Evan White is a 21-year-old first baseman for the Kentucky Wildcats. As one of the top prospects in this year’s MLB Draft, White has the potential to move and play several different positions, which could raise his overall value to an organization. Not only is White a plus defender, but a plus runner as well.
Evan White 2017 MLB Draft Profile
Evan White was born on April 26, 1996 (21), and lived in Gahanna, Ohio where he attended Gahanna Lincoln high school. While in high school, White was listed at 6-3, and 170 pounds with a lanky frame.
Scouts rave about his potential and what he’ll be capable of as he continues to fill out. Majority of the scouts agree that White is one of the top collegiate bats available in this year’s MLB Draft, something they say is missing in the early rounds. White is considered a “natural hitter,” who has a short-compacted swing that produces a lot of line drives.
White’s batting stance has an open stance along with a small leg-kick, and despite holding his hands near his helmet, it helps him with his power. It also provides him with a swing path that is very level, which allows him to square up with the ball and showcase his ability. White definitely has enough pop in his bat to go gap-to-gap, but scouts wonder if that pop can turn into line drives that will go over the fences as he gets oldest and stronger.
Scouts project White as someone who won’t have a lot of swing-and-misses at the plate, which they attribute to White’s eye and approach to hitting. For a first baseman, White is extremely athletic. Causing some scouts to see him as a corner outfielder, whereas other scouts don’t think he’d make a good outfielder, regardless how strong his arm is. While at Kentucky, White and the Wildcats played against some of the toughest competition in the SEC.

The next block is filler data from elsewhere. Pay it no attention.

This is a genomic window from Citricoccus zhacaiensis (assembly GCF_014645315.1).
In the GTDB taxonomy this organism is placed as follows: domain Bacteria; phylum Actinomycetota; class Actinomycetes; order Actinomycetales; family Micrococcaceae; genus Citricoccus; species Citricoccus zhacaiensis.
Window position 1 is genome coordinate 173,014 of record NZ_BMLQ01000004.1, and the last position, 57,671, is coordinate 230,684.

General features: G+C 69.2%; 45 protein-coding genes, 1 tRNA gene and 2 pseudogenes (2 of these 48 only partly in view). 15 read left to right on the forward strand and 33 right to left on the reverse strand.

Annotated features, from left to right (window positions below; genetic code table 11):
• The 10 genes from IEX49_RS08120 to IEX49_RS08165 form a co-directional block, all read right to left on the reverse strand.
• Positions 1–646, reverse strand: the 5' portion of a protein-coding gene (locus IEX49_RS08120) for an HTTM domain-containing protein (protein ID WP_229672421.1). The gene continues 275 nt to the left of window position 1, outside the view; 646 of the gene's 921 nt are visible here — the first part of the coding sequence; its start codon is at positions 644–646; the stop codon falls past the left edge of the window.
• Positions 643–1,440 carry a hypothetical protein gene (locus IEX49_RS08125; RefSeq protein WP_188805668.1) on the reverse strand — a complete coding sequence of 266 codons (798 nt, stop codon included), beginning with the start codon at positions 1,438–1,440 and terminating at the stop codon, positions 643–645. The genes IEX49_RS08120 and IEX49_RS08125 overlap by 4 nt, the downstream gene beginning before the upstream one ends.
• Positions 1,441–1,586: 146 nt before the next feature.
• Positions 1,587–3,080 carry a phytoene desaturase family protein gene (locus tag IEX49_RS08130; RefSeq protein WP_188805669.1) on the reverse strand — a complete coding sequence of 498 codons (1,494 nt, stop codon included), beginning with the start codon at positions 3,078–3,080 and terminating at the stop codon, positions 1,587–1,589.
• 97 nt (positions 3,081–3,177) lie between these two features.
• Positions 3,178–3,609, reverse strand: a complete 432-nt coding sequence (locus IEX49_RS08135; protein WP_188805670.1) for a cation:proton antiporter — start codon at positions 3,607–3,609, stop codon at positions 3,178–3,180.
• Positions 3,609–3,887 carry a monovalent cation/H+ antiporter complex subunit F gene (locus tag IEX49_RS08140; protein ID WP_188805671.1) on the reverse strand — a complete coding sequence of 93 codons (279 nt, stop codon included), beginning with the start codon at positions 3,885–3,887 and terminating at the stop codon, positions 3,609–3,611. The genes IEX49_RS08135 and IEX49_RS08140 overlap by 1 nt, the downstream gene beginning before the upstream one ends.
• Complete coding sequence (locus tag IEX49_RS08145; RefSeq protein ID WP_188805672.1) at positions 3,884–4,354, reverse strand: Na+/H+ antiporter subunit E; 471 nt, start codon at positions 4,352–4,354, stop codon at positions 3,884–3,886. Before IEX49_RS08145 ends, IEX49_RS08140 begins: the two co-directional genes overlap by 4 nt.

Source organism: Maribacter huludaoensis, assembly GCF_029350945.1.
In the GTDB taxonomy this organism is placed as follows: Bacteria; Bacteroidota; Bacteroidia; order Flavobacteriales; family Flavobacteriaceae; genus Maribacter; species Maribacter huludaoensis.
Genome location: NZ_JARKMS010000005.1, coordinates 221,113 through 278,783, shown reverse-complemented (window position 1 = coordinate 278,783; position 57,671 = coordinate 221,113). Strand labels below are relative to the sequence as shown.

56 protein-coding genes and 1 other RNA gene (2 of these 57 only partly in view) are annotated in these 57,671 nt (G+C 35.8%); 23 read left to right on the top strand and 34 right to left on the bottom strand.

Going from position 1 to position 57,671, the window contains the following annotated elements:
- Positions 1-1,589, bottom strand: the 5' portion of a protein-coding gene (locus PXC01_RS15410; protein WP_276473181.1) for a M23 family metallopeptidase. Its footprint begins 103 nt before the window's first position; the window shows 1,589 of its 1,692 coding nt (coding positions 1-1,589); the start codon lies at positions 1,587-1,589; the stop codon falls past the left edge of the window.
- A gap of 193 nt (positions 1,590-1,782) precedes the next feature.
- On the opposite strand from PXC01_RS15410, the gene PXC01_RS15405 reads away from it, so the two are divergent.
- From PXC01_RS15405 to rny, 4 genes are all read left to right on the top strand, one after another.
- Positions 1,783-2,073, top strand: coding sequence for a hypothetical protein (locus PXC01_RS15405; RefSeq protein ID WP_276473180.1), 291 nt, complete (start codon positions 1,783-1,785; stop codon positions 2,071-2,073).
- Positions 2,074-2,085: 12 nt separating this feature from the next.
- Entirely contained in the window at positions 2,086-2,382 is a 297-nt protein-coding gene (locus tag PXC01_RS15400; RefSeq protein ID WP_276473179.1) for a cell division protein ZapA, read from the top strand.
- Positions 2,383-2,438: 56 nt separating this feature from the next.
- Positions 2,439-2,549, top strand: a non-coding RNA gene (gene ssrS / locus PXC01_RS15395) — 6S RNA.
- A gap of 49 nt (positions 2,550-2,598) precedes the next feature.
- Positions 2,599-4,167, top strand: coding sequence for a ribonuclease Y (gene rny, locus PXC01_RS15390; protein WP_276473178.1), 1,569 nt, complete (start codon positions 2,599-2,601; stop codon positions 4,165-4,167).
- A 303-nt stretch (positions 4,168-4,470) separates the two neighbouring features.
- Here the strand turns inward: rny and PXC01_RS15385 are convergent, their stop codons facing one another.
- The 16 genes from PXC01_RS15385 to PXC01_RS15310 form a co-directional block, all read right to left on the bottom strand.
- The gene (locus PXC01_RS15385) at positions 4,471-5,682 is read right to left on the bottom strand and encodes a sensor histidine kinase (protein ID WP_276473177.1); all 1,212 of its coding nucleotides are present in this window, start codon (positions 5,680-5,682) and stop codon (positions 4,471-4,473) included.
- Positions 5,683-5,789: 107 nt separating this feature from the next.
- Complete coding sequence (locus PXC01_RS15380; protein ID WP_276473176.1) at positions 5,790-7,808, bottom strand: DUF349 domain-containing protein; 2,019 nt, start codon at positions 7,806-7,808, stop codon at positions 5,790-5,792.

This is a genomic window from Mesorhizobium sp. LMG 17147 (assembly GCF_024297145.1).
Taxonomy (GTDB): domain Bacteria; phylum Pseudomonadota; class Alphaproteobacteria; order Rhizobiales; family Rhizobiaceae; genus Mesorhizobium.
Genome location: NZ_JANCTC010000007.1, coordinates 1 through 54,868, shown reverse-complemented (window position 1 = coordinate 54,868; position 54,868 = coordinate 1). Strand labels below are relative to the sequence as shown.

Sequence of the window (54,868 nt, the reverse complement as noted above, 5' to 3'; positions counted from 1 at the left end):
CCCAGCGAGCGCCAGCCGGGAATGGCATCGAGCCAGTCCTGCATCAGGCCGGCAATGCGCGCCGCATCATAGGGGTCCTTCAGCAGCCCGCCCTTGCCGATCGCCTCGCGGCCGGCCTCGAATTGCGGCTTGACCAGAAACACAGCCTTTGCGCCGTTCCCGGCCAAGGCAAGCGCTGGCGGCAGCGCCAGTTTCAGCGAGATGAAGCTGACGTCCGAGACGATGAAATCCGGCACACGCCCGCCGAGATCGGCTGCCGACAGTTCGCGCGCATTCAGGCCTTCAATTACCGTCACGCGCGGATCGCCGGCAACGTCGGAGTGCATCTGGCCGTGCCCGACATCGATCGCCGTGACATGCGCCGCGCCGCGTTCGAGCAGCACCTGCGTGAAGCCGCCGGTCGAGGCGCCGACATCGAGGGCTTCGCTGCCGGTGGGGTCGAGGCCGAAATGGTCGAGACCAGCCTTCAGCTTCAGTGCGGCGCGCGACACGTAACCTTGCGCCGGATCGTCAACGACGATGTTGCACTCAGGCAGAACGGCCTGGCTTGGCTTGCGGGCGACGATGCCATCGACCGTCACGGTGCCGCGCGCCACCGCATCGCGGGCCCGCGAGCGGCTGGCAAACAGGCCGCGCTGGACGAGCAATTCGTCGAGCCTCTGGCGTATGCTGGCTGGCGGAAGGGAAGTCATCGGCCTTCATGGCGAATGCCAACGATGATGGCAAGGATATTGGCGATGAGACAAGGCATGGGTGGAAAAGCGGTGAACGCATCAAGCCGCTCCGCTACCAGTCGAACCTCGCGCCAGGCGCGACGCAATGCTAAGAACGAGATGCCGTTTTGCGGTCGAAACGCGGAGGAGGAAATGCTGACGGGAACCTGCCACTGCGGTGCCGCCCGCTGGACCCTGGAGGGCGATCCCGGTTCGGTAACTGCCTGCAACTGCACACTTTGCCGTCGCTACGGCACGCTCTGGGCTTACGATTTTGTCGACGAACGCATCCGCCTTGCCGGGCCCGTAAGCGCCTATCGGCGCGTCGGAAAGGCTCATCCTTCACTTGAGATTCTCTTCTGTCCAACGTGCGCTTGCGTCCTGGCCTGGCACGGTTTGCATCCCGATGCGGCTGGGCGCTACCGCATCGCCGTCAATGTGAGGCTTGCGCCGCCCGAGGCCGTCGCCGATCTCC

Don’t be surprised on Draft day if Evan White is a fast riser, as he’s expected to go 23rd. As a freshman with the Wildcats, White quickly earned a spot in Kentucky’s lineup and improved his production every single season. In 599 at-bats with the Wildcats, the lanky first baseman hit .359/.414/.528 and including .391/.467/.679 in 156 at-bats this season while dealing with a hamstring injury that limited his playing time.
Even though White has gotten stronger, his swing is more designed for line drives than for home runs. Opinions are mixed among scouts about how much home run power White will have as a professional. The one thing that the scouts agree on, however, is his ability to hit for a high batting average through any level. As good as White is at the plate, it’s his defense at first base that really stands out. Many scouts believe if White gets enough playing time in the majors, then a Golden Glove Award is inevitable.
The biggest weakness the scouts see when it comes to White is his lack of potential for hitting home runs. Another knock on White is the swing-and-miss. Even though Evan White dominated college ball, he may not have what scouts call a “premium bat.” Plus some scouts are concerned about his strikeout rate, which is something he’ll have to work hard to overcome. With that being said, scouts do see a very polished hitter who has a terrific approach at the plate.
In his three years with Kentucky, White’s strikeout rate decreased in every season, which should give teams confidence that they could help develop him into a more complete hitter.
Kevin White has a unique profile all his own, which makes it difficult to compare him with another first baseman in MLB. However, if he lives up to his potential, you might be able to compare him to Joe Mauer – someone who hits for a high average, who hits a lot of doubles (given White’s ability to go gap-to-gap), as well as someone who’ll take a lot of walks.